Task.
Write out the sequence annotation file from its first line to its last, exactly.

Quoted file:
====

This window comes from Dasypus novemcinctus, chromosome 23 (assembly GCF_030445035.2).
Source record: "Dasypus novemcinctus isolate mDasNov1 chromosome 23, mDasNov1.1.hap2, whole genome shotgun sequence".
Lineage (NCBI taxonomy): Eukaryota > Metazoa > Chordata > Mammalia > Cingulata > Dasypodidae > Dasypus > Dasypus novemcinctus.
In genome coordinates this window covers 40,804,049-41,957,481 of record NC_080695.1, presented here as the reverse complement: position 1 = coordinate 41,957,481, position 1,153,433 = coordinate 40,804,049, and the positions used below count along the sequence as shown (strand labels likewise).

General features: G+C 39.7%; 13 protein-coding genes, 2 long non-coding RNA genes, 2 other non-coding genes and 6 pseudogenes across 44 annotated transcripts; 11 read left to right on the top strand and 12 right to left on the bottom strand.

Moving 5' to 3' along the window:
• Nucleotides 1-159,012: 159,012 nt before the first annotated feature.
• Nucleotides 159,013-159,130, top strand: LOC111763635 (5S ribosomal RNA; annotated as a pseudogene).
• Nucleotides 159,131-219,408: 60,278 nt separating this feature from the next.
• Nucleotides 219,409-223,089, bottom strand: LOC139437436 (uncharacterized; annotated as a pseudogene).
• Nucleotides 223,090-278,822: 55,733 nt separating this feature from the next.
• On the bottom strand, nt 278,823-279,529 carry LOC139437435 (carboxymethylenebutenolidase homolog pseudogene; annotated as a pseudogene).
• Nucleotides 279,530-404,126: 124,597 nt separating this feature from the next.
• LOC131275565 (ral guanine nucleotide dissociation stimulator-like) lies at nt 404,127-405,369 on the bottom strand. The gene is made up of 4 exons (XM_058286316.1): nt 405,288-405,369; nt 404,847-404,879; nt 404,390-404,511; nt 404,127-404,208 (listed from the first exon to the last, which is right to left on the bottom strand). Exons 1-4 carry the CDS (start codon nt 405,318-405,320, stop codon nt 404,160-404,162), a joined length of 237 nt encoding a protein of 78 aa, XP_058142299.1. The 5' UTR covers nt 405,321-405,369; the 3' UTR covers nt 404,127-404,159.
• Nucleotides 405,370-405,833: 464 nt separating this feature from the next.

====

This window comes from Dasypus novemcinctus, chromosome 23 (assembly GCF_030445035.2).
Source record: "Dasypus novemcinctus isolate mDasNov1 chromosome 23, mDasNov1.1.hap2, whole genome shotgun sequence".
Lineage (NCBI taxonomy): Eukaryota > Metazoa > Chordata > Mammalia > Cingulata > Dasypodidae > Dasypus > Dasypus novemcinctus.
In genome coordinates this window covers 40,804,049-41,957,481 of record NC_080695.1, presented here as the reverse complement: position 1 = coordinate 41,957,481, position 1,153,433 = coordinate 40,804,049, and the positions used below count along the sequence as shown (strand labels likewise).

General features: G+C 39.7%; 13 protein-coding genes, 2 long non-coding RNA genes, 2 other non-coding genes and 6 pseudogenes across 44 annotated transcripts; 11 read left to right on the top strand and 12 right to left on the bottom strand.

Moving 5' to 3' along the window:
• Nucleotides 1-159,012: 159,012 nt before the first annotated feature.
• Nucleotides 159,013-159,130, top strand: LOC111763635 (5S ribosomal RNA; annotated as a pseudogene).
• Nucleotides 159,131-219,408: 60,278 nt separating this feature from the next.
• Nucleotides 219,409-223,089, bottom strand: LOC139437436 (uncharacterized; annotated as a pseudogene).
• Nucleotides 223,090-278,822: 55,733 nt separating this feature from the next.
• On the bottom strand, nt 278,823-279,529 carry LOC139437435 (carboxymethylenebutenolidase homolog pseudogene; annotated as a pseudogene).
• Nucleotides 279,530-404,126: 124,597 nt separating this feature from the next.
• LOC131275565 (ral guanine nucleotide dissociation stimulator-like) lies at nt 404,127-405,369 on the bottom strand. The gene is made up of 4 exons (XM_058286316.1): nt 405,288-405,369; nt 404,847-404,879; nt 404,390-404,511; nt 404,127-404,208 (listed from the first exon to the last, which is right to left on the bottom strand). Exons 1-4 carry the CDS (start codon nt 405,318-405,320, stop codon nt 404,160-404,162), a joined length of 237 nt encoding a protein of 78 aa, XP_058142299.1. The 5' UTR covers nt 405,321-405,369; the 3' UTR covers nt 404,127-404,159.
• Nucleotides 405,370-405,833: 464 nt separating this feature from the next.